As can be seen from evaluation result, the first operation implemented with standard linear algebra rules for matrix product (https://en.wikipedia.org/wiki/Matrix_multiplication), as the second operation is just by-element multiplication of the matrices. The latter operation frequently used in signal and image processing algorithms (https://en.wikipedia.org/wiki/Hadamard_product_(matrices)). Combination of both operations can be used in one expression.

In addition to the operators, new functions for matrix arguments have been introduced in Linear Algebra package: trace of a square matrix tr(M), determinant of a square matrix det(M), adjoint of a square matrix adj(M), condition number of a square matrix cond(M), pseudo-inverse of a rectangular matrix pinv(M). The second improvement concerns symbolic capabilities for vectors and matrices. In previous versions, the only way of using arrays in formulae was introducing variables for them. The version 2.5 allows using explicit vector and matrix expressions in any symbolic formula. Example of simple vector expression with four components ‘[sin(x) cos(y) e^-x a*b]’. Matrix expressions are 2D rectangular arrays of expression elements. For example, ‘[[i j k] [sin(a) cos(a) -1]]’ is a 2x3 matrix expression.

Vector and matrix expressions can be used in formulae like vector and matrix variables. The difference is that the former are unnamed but their components can depend on other variables. Thus, we can calculate symbolic derivatives of the expressions. For example, the derivative of the above vector expression by ‘x’ is ‘[cos(x) 0 –(e^-x) 0]’.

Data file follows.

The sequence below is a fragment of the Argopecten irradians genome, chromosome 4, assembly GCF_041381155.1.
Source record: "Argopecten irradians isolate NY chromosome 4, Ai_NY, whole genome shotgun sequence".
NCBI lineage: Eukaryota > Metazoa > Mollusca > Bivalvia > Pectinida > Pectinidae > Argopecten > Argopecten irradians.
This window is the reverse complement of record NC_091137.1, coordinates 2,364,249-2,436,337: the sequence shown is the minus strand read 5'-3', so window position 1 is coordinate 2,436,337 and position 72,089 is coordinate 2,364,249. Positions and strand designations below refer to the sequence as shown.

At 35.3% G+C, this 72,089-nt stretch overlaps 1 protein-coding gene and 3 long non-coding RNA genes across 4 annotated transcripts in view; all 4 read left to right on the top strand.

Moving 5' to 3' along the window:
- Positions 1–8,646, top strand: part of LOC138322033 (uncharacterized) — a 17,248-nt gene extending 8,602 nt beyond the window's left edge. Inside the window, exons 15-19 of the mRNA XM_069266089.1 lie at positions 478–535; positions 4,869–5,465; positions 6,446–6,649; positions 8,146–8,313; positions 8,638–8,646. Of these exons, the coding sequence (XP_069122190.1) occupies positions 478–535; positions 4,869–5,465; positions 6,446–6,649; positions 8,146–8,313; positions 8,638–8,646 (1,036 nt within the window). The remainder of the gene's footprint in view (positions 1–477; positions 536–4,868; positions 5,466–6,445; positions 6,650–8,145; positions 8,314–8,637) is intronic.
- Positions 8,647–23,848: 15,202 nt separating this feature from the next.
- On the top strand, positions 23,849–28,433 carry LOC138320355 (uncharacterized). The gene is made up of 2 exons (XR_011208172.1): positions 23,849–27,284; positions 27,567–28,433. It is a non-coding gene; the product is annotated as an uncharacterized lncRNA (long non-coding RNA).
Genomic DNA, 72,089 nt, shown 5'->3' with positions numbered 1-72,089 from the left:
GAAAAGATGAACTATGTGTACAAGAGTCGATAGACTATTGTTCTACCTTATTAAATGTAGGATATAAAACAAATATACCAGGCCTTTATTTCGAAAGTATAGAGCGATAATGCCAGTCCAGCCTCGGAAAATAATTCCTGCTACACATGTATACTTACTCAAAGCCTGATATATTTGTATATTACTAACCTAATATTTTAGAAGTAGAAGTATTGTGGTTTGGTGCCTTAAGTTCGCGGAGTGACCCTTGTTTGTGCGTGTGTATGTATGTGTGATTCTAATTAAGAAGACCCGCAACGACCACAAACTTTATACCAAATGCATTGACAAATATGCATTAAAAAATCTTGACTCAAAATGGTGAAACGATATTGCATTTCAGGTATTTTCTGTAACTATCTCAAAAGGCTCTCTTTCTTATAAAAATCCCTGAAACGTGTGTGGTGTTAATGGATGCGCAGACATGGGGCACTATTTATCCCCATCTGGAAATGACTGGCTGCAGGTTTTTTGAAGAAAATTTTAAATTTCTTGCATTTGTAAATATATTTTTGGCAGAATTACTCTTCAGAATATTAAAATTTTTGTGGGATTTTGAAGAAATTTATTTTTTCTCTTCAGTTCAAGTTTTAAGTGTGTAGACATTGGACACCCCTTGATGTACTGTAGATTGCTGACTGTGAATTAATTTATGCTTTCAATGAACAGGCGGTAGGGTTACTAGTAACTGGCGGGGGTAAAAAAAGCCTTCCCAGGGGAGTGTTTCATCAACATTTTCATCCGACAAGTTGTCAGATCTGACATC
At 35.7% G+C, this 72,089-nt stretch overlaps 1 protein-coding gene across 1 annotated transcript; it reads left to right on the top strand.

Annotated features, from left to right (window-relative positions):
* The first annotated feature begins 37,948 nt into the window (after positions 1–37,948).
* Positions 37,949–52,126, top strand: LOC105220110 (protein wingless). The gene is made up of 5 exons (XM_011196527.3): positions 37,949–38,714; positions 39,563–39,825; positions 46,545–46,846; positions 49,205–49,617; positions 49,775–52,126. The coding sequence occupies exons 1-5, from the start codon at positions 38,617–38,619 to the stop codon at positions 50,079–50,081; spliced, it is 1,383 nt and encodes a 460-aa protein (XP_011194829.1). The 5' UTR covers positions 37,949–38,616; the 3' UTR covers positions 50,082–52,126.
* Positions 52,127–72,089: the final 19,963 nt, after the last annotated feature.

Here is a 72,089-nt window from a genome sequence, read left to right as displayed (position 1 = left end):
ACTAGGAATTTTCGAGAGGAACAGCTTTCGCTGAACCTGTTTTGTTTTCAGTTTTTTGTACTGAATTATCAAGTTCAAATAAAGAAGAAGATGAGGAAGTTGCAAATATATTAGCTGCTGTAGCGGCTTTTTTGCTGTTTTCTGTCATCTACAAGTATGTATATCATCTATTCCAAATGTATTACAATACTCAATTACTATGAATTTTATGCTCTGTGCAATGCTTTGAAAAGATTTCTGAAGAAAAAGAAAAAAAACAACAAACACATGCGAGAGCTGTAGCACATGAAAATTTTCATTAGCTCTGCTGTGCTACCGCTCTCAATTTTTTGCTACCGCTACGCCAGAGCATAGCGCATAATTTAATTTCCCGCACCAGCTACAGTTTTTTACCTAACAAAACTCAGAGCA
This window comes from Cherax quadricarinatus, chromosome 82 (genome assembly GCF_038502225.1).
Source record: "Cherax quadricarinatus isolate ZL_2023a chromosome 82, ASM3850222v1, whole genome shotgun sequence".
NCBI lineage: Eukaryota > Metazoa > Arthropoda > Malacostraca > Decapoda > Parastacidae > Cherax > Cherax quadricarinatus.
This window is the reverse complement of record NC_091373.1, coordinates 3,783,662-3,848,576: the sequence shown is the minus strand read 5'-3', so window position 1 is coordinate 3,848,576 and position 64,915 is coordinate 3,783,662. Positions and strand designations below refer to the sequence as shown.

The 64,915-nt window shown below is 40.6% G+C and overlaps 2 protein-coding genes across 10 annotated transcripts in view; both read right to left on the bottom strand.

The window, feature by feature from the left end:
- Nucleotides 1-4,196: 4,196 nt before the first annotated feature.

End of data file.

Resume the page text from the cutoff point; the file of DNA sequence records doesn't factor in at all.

For evaluating values of vector and matrix expressions, all their components must have the same type. The component types supported are: Boolean, Real and Complex.

As example of evaluating vector expressions let us consider the following problem: there is the array ‘A’ with four components and we need to calculate new array, selecting components from the ‘A’ by different four conditions. For solving this problem we can use vector form of ‘if’ function. The expression can be the following: ‘if{[a>1 b<3 a-x>0 b+x<2]}(A [-1 -2 -3 -4])’. Here the condition of the ‘if’ function defined by the vector expression with four Boolean expression components, depending on other variables: ‘a>1’, ‘b<3’, ‘a-x>0’ and ‘b+x<2’. The arguments of the functions are array variable ‘A’ and vector expression with four real components. Evaluating the expression with some given variable values, we get the following result: